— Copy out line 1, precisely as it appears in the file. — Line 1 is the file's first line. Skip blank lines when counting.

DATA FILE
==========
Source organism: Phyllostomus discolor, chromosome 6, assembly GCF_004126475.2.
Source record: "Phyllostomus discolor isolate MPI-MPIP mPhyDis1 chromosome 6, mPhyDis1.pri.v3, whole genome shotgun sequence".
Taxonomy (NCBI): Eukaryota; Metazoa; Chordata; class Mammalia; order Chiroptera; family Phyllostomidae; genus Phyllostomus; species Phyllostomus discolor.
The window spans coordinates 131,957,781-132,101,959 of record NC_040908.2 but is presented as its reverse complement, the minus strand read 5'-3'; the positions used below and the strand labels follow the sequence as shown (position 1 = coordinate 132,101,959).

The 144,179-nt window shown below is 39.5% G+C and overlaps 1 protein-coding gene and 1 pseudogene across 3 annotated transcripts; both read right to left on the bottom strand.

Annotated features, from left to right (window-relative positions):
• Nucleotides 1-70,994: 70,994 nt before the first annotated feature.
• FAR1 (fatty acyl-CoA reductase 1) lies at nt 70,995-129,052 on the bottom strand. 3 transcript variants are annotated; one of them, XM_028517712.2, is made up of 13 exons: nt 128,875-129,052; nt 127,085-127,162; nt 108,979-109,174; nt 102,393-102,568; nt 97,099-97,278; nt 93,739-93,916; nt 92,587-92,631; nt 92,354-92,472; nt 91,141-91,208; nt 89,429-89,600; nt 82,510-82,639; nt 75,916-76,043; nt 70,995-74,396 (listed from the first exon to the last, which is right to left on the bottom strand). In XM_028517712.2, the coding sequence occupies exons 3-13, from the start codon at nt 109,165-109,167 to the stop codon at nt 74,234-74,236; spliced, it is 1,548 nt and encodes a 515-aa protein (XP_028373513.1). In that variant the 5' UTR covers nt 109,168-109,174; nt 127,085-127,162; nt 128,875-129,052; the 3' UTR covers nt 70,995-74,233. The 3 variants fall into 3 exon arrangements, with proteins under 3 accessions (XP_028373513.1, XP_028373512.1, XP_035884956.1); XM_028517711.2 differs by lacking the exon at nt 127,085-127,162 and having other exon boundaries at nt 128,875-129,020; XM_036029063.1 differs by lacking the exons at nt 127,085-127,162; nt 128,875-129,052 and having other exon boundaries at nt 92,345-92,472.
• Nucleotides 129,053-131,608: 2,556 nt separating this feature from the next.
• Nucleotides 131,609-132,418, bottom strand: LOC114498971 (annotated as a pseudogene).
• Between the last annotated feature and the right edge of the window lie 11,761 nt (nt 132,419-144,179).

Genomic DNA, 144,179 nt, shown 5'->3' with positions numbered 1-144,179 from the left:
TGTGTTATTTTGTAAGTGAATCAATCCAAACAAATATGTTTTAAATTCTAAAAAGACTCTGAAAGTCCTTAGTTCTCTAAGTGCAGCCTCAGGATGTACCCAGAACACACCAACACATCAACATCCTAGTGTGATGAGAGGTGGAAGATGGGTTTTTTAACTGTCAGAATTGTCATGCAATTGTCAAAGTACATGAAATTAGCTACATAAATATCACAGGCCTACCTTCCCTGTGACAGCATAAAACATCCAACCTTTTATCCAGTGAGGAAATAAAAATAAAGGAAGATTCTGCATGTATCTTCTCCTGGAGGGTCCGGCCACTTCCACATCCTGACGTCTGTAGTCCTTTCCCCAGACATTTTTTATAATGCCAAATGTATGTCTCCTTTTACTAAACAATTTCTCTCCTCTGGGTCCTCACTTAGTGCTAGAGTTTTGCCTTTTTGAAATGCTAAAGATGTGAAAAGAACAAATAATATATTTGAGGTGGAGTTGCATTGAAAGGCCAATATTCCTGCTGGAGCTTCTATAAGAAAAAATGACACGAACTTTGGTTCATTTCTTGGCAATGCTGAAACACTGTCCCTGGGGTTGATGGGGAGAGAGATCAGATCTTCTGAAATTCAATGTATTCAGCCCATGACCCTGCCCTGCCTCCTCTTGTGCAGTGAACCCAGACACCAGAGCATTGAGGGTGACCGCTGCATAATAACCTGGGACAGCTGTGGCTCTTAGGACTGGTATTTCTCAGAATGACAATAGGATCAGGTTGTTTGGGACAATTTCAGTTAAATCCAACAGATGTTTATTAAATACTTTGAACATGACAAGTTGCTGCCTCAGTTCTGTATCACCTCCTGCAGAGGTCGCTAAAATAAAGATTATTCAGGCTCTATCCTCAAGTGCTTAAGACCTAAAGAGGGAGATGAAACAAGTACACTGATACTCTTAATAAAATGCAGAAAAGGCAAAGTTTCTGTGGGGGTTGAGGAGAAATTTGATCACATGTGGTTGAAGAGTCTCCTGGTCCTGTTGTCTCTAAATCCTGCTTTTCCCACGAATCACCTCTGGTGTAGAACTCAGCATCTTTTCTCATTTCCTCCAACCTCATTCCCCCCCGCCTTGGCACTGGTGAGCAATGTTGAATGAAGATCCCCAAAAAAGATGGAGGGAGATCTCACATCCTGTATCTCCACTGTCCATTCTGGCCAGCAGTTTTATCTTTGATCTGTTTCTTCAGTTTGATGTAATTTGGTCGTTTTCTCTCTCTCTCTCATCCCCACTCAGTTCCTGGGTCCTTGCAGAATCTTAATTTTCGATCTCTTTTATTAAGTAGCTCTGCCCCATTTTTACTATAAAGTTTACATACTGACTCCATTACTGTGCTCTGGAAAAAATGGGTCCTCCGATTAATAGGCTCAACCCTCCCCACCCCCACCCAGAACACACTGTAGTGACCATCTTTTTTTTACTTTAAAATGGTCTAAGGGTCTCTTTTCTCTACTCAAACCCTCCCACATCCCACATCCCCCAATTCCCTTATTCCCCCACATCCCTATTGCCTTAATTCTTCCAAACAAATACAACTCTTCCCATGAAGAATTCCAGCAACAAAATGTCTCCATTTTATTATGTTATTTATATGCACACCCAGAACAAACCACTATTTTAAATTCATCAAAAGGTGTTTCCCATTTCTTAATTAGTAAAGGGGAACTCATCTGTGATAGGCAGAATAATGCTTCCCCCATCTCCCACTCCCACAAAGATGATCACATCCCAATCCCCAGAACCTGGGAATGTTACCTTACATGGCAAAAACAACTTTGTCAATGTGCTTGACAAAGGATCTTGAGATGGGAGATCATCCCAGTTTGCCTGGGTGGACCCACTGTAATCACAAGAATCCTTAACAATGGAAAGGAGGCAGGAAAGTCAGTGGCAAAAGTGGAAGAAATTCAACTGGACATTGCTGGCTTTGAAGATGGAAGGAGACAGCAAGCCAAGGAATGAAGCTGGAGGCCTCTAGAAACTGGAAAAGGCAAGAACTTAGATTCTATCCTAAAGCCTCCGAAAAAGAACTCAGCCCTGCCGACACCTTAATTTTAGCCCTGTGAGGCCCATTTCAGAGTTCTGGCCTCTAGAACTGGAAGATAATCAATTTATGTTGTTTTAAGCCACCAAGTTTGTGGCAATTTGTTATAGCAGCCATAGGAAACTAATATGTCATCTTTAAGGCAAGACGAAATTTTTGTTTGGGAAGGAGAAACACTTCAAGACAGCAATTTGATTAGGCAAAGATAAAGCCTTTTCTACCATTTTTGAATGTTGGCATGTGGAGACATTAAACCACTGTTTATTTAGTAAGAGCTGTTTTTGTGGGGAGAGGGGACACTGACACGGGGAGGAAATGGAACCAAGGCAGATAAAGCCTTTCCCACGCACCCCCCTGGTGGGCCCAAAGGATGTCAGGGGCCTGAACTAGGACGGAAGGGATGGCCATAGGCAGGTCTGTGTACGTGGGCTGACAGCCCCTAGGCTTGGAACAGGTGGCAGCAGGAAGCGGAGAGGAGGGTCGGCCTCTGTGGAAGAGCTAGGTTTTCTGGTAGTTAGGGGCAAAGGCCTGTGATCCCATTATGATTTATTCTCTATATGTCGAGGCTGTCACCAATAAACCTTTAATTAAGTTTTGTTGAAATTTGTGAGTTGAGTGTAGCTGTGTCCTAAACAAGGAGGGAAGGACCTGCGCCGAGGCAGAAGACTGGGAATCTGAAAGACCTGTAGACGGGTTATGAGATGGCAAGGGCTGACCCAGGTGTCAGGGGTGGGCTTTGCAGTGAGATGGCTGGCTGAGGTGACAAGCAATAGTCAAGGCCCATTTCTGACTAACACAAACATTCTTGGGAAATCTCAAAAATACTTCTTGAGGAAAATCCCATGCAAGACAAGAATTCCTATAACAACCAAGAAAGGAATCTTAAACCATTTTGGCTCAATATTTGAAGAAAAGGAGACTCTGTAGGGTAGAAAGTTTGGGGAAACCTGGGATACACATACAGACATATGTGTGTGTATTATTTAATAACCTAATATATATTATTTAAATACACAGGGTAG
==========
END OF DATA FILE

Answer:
Source organism: Phyllostomus discolor, chromosome 6, assembly GCF_004126475.2.